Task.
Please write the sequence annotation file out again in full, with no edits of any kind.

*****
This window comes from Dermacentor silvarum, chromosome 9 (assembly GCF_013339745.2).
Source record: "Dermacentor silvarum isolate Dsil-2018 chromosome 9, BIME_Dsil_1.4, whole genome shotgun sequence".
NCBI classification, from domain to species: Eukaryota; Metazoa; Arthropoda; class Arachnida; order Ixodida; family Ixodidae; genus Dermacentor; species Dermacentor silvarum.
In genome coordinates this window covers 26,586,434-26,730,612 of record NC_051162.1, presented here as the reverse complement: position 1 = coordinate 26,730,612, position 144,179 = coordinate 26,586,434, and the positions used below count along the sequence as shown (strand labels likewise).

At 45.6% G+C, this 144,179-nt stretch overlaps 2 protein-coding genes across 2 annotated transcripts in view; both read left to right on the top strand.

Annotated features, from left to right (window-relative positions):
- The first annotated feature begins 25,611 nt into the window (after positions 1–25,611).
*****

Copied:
This window comes from Dermacentor silvarum, chromosome 9 (assembly GCF_013339745.2).
Source record: "Dermacentor silvarum isolate Dsil-2018 chromosome 9, BIME_Dsil_1.4, whole genome shotgun sequence".
NCBI classification, from domain to species: Eukaryota; Metazoa; Arthropoda; class Arachnida; order Ixodida; family Ixodidae; genus Dermacentor; species Dermacentor silvarum.
In genome coordinates this window covers 26,586,434-26,730,612 of record NC_051162.1, presented here as the reverse complement: position 1 = coordinate 26,730,612, position 144,179 = coordinate 26,586,434, and the positions used below count along the sequence as shown (strand labels likewise).

At 45.6% G+C, this 144,179-nt stretch overlaps 2 protein-coding genes across 2 annotated transcripts in view; both read left to right on the top strand.

Annotated features, from left to right (window-relative positions):
- The first annotated feature begins 25,611 nt into the window (after positions 1–25,611).